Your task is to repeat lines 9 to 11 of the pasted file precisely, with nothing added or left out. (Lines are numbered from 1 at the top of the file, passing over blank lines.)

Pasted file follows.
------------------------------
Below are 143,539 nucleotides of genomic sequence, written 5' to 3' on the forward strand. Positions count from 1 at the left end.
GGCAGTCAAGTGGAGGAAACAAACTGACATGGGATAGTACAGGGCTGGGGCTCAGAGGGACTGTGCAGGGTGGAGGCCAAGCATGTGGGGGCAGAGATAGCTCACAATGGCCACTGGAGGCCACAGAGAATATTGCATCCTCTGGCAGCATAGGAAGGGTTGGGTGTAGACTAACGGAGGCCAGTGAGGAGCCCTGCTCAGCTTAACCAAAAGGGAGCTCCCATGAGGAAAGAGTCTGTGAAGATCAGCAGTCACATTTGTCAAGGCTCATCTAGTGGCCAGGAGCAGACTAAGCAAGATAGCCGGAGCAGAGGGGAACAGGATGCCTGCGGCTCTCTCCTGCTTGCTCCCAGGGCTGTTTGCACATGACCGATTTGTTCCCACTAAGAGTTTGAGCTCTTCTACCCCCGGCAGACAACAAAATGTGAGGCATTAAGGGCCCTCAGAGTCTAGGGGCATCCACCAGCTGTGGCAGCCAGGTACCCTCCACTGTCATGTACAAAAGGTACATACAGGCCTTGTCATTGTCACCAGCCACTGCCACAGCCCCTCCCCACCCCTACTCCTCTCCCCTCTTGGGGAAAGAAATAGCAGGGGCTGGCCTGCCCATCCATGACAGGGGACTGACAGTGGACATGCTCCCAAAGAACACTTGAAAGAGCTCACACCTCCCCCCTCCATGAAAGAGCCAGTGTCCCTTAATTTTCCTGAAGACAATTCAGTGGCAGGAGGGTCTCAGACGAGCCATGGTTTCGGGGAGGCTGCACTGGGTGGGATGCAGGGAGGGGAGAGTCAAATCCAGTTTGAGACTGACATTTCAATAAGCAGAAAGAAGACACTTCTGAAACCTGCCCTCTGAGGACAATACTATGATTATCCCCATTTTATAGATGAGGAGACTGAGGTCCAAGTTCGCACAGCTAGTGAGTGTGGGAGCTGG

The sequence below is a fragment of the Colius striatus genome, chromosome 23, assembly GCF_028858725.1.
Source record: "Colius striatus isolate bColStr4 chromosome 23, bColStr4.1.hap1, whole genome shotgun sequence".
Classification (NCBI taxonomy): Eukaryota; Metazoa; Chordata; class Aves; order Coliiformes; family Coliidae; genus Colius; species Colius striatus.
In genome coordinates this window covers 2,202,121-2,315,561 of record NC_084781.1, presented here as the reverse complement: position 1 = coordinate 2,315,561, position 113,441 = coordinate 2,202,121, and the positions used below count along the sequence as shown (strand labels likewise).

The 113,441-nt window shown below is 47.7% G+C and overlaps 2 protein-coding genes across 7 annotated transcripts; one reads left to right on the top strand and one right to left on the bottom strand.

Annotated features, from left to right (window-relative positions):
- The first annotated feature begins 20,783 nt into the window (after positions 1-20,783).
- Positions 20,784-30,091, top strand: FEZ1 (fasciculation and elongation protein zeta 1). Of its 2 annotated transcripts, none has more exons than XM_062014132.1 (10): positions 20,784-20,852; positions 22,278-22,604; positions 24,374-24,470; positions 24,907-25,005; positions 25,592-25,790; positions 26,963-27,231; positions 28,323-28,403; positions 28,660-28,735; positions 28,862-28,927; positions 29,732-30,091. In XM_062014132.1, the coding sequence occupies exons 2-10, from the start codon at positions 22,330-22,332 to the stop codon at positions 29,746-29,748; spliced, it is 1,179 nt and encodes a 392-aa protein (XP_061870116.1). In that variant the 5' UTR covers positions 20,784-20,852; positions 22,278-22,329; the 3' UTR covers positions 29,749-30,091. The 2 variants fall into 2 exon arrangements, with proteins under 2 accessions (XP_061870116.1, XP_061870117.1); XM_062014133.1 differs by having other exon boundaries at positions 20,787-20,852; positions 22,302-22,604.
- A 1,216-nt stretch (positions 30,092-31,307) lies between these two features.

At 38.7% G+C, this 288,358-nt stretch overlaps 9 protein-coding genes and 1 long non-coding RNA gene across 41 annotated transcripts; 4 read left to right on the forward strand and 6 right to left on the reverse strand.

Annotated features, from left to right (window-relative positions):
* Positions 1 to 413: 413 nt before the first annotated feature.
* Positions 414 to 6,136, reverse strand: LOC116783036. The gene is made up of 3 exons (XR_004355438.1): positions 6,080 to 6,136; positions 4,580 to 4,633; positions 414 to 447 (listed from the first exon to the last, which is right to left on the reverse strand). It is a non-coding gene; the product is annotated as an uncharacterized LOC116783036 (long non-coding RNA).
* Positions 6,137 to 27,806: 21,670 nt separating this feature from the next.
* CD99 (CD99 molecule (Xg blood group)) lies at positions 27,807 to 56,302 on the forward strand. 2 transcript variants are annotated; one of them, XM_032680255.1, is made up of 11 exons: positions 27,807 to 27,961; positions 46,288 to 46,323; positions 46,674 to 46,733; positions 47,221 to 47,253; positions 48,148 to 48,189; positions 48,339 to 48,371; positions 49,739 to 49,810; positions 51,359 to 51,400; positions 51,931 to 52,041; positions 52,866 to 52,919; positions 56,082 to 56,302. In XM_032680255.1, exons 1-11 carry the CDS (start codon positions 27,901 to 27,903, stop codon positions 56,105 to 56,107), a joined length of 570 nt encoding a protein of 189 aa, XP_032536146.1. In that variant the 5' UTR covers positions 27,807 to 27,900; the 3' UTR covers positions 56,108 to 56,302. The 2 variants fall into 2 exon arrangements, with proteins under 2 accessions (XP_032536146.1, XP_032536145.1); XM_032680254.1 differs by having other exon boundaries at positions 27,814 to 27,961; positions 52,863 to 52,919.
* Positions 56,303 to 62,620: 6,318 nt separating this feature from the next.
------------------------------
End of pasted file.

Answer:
- The first annotated feature begins 20,783 nt into the window (after positions 1-20,783).
- Positions 20,784-30,091, top strand: FEZ1 (fasciculation and elongation protein zeta 1). Of its 2 annotated transcripts, none has more exons than XM_062014132.1 (10): positions 20,784-20,852; positions 22,278-22,604; positions 24,374-24,470; positions 24,907-25,005; positions 25,592-25,790; positions 26,963-27,231; positions 28,323-28,403; positions 28,660-28,735; positions 28,862-28,927; positions 29,732-30,091. In XM_062014132.1, the coding sequence occupies exons 2-10, from the start codon at positions 22,330-22,332 to the stop codon at positions 29,746-29,748; spliced, it is 1,179 nt and encodes a 392-aa protein (XP_061870116.1). In that variant the 5' UTR covers positions 20,784-20,852; positions 22,278-22,329; the 3' UTR covers positions 29,749-30,091. The 2 variants fall into 2 exon arrangements, with proteins under 2 accessions (XP_061870116.1, XP_061870117.1); XM_062014133.1 differs by having other exon boundaries at positions 20,787-20,852; positions 22,302-22,604.
- A 1,216-nt stretch (positions 30,092-31,307) lies between these two features.